Britain's Claire Hallissey is hoping her "all or nothing" performance in the Virgin London Marathon is worth a place in this summer's Olympics.
Hallissey, 29, set a new personal best of two hours 27 minutes 44 seconds to finish 11th in a race won by defending champion Mary Keitany. And crucially that time was 40 seconds quicker than the one set by compatriot Jo Pavey in last year's race, leaving Hallissey the favourite to join Paula Radcliffe and Mara Yamauchi when the marathon team is finalised.
A delighted Hallissey, who has a PhD in immunology, said: "There was no point just turning up and running a conservative race and trying to get a slight personal best. It was all or nothing. I have done everything I came here to do, but it's in the selectors' hands. It would be fantastic (to be picked). A home Olympics is a chance of a lifetime."
She added: "I just really enjoyed it and everything seemed to click into place.
"It's always difficult in the marathon, you can never tell until you get near the finish if you are going to maintain the pace. It was the fastest I have ever gone out and I could feel the extra pace and it did hurt."
Pavey insisted she had made the right decision not to race, feeling she would have been unable to recover fully in time for the Olympics.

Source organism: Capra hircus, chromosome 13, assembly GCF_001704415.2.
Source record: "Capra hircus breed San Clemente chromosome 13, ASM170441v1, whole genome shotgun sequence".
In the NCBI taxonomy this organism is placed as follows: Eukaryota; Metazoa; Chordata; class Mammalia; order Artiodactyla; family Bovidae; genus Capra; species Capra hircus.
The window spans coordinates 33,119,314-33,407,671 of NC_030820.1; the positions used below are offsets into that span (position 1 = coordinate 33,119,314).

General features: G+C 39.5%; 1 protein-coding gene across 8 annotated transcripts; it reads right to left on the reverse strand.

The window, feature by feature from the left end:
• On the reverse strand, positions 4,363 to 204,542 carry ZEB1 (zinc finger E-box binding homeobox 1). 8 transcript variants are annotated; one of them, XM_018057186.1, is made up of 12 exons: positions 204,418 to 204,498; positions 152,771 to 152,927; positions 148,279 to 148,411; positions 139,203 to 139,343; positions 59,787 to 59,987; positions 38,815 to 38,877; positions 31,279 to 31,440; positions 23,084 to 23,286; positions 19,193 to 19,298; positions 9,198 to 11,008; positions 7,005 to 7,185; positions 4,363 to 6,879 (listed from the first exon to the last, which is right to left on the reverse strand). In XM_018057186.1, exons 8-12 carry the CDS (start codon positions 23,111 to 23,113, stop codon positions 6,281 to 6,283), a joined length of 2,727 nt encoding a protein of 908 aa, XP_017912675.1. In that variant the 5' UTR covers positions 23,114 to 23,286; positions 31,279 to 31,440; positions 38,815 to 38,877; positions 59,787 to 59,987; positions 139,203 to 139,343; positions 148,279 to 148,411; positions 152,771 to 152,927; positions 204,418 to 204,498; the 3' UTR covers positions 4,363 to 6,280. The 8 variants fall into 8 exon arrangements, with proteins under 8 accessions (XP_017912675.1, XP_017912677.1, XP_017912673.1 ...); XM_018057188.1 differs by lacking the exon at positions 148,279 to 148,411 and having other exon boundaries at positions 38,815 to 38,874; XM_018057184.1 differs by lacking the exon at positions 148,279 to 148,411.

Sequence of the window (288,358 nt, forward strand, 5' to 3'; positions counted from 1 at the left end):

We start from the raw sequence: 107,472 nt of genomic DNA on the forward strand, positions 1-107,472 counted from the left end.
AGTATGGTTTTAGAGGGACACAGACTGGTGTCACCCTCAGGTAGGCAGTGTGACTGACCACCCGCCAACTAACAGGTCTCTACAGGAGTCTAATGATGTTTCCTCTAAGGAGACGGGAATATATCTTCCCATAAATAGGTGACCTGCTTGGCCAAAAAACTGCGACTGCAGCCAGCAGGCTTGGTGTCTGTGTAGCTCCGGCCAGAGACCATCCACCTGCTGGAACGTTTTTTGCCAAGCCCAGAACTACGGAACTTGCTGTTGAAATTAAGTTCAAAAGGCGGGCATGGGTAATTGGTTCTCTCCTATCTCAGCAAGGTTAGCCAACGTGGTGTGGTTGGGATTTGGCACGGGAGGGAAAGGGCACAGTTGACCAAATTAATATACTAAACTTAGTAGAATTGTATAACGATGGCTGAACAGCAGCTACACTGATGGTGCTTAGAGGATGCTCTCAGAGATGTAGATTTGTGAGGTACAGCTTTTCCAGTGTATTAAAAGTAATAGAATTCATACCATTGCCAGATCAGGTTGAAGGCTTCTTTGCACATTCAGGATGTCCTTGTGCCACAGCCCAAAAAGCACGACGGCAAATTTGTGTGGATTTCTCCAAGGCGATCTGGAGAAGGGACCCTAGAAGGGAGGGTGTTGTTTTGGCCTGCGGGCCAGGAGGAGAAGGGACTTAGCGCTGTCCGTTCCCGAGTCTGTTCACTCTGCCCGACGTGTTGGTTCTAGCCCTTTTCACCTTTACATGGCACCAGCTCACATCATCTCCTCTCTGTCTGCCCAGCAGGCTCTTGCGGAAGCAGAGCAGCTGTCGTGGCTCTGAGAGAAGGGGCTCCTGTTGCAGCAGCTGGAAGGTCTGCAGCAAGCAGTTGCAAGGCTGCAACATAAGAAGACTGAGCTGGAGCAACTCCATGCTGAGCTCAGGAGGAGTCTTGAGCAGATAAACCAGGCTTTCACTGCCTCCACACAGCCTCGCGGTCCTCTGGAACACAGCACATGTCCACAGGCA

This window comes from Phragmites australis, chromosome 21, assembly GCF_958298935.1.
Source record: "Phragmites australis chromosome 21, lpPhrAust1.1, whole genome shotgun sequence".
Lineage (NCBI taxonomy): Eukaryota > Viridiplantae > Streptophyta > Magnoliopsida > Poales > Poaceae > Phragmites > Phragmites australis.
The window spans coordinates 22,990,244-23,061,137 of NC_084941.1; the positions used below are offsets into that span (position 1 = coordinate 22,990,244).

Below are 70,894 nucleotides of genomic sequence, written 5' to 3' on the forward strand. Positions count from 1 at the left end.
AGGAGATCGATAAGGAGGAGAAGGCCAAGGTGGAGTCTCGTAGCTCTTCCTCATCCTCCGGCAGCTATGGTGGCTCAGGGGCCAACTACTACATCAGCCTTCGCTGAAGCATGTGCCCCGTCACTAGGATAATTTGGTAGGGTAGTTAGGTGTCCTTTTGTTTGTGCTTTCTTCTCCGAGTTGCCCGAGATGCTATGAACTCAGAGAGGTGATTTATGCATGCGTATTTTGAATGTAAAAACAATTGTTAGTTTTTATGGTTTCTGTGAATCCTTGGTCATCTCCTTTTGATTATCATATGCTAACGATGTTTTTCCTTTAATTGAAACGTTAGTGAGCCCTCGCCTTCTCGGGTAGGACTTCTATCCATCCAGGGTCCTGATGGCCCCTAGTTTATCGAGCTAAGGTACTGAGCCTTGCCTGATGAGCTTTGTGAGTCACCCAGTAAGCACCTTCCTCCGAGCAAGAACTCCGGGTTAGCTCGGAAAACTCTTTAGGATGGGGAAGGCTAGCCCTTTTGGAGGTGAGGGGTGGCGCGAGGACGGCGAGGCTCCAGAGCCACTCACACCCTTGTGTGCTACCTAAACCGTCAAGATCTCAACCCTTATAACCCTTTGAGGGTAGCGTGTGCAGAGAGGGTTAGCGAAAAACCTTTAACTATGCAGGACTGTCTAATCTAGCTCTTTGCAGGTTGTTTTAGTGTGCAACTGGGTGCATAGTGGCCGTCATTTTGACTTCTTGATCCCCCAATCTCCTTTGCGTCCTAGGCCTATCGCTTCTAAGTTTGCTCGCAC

"People maybe misunderstood why I didn't run in London," she told Press Association Sport. "I would have liked to but I wanted to be in the best shape for the Olympics and the recovery time is not long enough for me to perform well at the Games."
In the men's race, Lee Merrien was the first British man across the line in 17th, but his time of 2:13.41 was outside the Olympic 'A' standard of 2:12.00.
Scott Overall, who is the only British man qualified for the Olympics after finishing fifth in Berlin last year, was acting as a pacemaker for his compatriots but dropped out after 15 kilometres with a minor hamstring strain and none of the other Britons closely following his pace.
"I'm pretty gutted even though it's a personal best," Merrien said. "The pacemakers set off maybe just a fraction quick and after six or seven miles I found myself in front of our group and forcing the pace. After 20 miles I was on my own and it was pretty tough into a headwind."